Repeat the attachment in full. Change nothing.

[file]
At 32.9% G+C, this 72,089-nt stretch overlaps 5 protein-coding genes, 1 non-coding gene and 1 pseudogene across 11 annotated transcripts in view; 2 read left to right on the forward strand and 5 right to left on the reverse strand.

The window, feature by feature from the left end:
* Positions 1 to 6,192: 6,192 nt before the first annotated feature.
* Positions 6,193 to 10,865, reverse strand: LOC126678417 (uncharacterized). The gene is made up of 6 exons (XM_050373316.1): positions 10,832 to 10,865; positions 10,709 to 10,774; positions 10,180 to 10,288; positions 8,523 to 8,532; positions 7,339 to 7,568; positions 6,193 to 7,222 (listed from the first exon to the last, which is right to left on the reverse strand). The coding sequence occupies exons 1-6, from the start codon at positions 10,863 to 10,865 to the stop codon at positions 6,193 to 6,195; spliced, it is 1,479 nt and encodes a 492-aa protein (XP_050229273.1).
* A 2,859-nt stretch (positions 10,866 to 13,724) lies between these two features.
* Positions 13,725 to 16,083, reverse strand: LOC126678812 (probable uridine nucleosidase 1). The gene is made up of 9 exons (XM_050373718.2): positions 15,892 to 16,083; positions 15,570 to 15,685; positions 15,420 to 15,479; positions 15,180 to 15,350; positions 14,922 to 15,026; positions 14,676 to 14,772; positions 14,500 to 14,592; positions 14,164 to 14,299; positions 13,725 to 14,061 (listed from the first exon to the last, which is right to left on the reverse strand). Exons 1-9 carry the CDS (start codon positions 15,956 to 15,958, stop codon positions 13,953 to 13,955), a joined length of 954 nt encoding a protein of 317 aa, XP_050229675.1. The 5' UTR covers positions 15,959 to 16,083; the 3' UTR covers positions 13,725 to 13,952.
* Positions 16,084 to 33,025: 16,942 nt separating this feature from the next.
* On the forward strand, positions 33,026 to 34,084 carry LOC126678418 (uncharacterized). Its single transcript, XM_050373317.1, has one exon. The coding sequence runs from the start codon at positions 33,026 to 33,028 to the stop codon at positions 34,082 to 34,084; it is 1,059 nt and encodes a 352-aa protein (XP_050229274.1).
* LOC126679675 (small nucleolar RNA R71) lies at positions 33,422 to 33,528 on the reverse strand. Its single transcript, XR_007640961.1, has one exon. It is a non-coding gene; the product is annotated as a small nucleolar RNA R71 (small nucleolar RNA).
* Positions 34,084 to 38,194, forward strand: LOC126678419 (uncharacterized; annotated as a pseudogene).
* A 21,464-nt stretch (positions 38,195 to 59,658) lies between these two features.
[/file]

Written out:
At 32.9% G+C, this 72,089-nt stretch overlaps 5 protein-coding genes, 1 non-coding gene and 1 pseudogene across 11 annotated transcripts in view; 2 read left to right on the forward strand and 5 right to left on the reverse strand.

The window, feature by feature from the left end:
* Positions 1 to 6,192: 6,192 nt before the first annotated feature.
* Positions 6,193 to 10,865, reverse strand: LOC126678417 (uncharacterized). The gene is made up of 6 exons (XM_050373316.1): positions 10,832 to 10,865; positions 10,709 to 10,774; positions 10,180 to 10,288; positions 8,523 to 8,532; positions 7,339 to 7,568; positions 6,193 to 7,222 (listed from the first exon to the last, which is right to left on the reverse strand). The coding sequence occupies exons 1-6, from the start codon at positions 10,863 to 10,865 to the stop codon at positions 6,193 to 6,195; spliced, it is 1,479 nt and encodes a 492-aa protein (XP_050229273.1).
* A 2,859-nt stretch (positions 10,866 to 13,724) lies between these two features.
* Positions 13,725 to 16,083, reverse strand: LOC126678812 (probable uridine nucleosidase 1). The gene is made up of 9 exons (XM_050373718.2): positions 15,892 to 16,083; positions 15,570 to 15,685; positions 15,420 to 15,479; positions 15,180 to 15,350; positions 14,922 to 15,026; positions 14,676 to 14,772; positions 14,500 to 14,592; positions 14,164 to 14,299; positions 13,725 to 14,061 (listed from the first exon to the last, which is right to left on the reverse strand). Exons 1-9 carry the CDS (start codon positions 15,956 to 15,958, stop codon positions 13,953 to 13,955), a joined length of 954 nt encoding a protein of 317 aa, XP_050229675.1. The 5' UTR covers positions 15,959 to 16,083; the 3' UTR covers positions 13,725 to 13,952.
* Positions 16,084 to 33,025: 16,942 nt separating this feature from the next.
* On the forward strand, positions 33,026 to 34,084 carry LOC126678418 (uncharacterized). Its single transcript, XM_050373317.1, has one exon. The coding sequence runs from the start codon at positions 33,026 to 33,028 to the stop codon at positions 34,082 to 34,084; it is 1,059 nt and encodes a 352-aa protein (XP_050229274.1).
* LOC126679675 (small nucleolar RNA R71) lies at positions 33,422 to 33,528 on the reverse strand. Its single transcript, XR_007640961.1, has one exon. It is a non-coding gene; the product is annotated as a small nucleolar RNA R71 (small nucleolar RNA).
* Positions 34,084 to 38,194, forward strand: LOC126678419 (uncharacterized; annotated as a pseudogene).
* A 21,464-nt stretch (positions 38,195 to 59,658) lies between these two features.